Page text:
But pilots from those airlines say they’re getting fed up with pay and benefits that they say are below industry standards.

A survey of pilots at those carriers, conducted by the Teamsters Local 1224 union of the Airline Professionals Association, found that 60% of respondents said they plan to leave their current airline.

Pilots working for the group of airlines responsible for making Amazon Air deliveries aren’t happy, a recent union survey found.

And a lot of them are considering leaving the airlines that Amazon Air relies on, according to a recent survey from the Teamsters Local 1224 union of the Airline Professionals Association.

The survey, which wrapped up on Monday and featured responses from more than 1,200 pilots, found that 60% said they plan to leave their current airline. The survey was sent out to all 2,170 crew members at Atlas Air, Southern Air, and ABX Air, via email.

These pilots don’t work for Amazon directly.

Amazon Air is a brand that operates through cargo airline subsidiaries of Atlas Air Worldwide and the Air Transport Services Group, including Atlas Air and ABX Air.

As part of the arrangement between these companies and the tech giant, pilots from these airlines operate Amazon Air’s branded aircraft in order to make deliveries. Those airlines also cater to DHL, a division of the German logistics company Deutsche Post DHL. Southern Air, which is a subsidiary of Atlas Air Worldwide, flies exclusively for DHL.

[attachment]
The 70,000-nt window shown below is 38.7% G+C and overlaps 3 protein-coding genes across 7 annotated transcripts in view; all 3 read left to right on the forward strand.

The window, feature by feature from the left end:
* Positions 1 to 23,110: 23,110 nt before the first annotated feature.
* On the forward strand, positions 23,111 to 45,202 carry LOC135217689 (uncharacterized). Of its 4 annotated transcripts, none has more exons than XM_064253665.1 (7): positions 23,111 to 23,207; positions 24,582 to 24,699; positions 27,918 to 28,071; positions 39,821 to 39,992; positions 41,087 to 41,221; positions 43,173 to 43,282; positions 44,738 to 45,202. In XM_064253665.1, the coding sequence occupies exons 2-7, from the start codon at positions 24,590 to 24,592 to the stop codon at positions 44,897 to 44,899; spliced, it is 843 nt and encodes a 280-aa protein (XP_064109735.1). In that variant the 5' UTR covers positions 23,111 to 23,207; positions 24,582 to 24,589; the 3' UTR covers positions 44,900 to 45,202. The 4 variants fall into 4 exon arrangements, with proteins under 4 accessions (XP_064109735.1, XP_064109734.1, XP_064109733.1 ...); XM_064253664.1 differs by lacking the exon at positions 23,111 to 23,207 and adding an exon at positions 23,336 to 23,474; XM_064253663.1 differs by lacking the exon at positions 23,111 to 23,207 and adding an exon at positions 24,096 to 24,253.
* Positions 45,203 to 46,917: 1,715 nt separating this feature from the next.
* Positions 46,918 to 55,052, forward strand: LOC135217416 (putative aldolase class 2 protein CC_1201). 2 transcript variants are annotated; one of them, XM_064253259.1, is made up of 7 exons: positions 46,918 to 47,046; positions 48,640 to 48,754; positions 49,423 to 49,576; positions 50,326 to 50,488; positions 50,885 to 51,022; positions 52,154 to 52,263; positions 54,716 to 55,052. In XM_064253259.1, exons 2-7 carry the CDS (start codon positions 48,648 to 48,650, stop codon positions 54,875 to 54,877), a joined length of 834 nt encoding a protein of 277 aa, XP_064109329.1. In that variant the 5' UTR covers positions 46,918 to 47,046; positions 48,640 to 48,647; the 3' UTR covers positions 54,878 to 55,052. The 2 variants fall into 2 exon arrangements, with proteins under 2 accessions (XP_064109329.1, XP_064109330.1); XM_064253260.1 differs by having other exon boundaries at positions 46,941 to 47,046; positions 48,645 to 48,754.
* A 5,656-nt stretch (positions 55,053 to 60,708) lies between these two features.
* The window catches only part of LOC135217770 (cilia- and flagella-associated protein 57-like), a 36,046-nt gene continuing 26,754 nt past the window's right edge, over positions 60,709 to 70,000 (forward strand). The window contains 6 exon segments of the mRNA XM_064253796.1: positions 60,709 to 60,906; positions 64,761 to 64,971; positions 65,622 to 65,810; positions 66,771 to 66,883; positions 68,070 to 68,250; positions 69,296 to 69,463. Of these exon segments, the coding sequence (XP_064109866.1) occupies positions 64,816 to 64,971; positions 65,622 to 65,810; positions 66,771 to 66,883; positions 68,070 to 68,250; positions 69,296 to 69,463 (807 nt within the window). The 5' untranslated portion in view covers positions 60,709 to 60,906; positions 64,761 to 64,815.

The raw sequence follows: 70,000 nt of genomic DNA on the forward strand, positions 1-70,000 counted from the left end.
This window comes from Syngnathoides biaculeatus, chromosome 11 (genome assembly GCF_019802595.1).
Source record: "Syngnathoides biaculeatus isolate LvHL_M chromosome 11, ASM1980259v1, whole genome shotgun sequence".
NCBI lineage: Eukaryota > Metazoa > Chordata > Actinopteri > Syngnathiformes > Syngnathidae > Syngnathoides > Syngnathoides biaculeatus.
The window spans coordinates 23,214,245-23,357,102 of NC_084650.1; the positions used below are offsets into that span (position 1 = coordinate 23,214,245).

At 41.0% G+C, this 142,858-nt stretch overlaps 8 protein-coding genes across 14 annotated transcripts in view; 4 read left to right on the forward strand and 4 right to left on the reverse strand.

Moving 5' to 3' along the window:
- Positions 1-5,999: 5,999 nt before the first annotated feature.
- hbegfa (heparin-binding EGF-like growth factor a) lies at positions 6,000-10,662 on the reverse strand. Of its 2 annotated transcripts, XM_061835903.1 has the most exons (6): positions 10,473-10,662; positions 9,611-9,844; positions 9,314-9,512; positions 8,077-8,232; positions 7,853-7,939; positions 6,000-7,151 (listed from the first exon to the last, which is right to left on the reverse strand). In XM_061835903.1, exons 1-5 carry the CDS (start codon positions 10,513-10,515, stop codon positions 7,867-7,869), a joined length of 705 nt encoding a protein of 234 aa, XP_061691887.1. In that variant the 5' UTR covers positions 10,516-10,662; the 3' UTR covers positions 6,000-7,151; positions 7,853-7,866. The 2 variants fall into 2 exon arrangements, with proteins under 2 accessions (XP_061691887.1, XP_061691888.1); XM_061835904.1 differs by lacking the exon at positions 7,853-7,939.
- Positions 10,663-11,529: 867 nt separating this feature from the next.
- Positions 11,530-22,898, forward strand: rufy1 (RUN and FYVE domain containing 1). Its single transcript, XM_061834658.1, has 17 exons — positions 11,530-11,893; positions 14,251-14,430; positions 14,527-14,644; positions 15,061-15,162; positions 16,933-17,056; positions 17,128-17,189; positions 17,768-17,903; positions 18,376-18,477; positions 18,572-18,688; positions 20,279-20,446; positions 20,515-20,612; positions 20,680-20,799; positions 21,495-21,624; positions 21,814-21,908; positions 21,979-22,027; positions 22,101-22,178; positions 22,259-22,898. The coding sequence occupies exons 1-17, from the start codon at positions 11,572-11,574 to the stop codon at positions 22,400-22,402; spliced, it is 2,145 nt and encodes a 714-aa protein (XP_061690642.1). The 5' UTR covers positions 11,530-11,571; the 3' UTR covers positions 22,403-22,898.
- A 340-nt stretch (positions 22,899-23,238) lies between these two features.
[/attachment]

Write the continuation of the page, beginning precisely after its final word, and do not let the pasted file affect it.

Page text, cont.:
prime air
“They have to start all over again at the carrier they go to,” Captain Robert Kirchner told Business Insider. Ted S. Warren / AP Images

Switching airlines can set back a pilot’s career
This isn’t the first rumble from the pilots, though. There have been a number of strikes and protests. But the fact that so many pilots are considering quitting is still striking, according to Captain Robert Kirchner, Atlas pilot and executive council chairman of Teamsters Local 1224.

That’s because the airline industry operates on a seniority-based system, he said.

“When a captain leaves here after 10 or 15 years, he or she is leaving 15 years behind,” Kirchner told Business Insider. “They have to start all over again at the carrier they go to.”

Kirchner said that even though a captain “may be the most experienced person at the airline,” they must start from the bottom when they join a new carrier. Moving around can therefore be detrimental to a pilot’s career.

Kirchner said that quitting an airline could amount to a “big sacrifice” and that he’s seen captains with 18 years of experience walk away from Atlas.

“If you’re a doctor or a business person, then you can go to another company and get your current job or higher,” he said. “In the airline industry, you can’t do that. There’s less pay, you don’t get the schedules you want, you don’t get the vacation you want, until you start getting higher up.”

atlas air
The survey indicated that morale is low among pilots at ABX Air, Atlas Air, and Southern Air. Michael Sohn / AP Images

Pilots are feeling ‘disenfranchised’
He said that Atlas’ partnership with Amazon brought about an expansion that the airline couldn’t keep up with. Amazon, which owns a 20% stake in Atlas and is one of its most important clients, could fix the problem by telling the airline to up its standards, according to Kirchner.

A spokesperson for Amazon Air told Business Insider referred questions about the working environment at Atlas Air, Southern Air, and ABX Air to the airlines themselves, and said that the company was pleased with the carriers’ performance and ability to scale.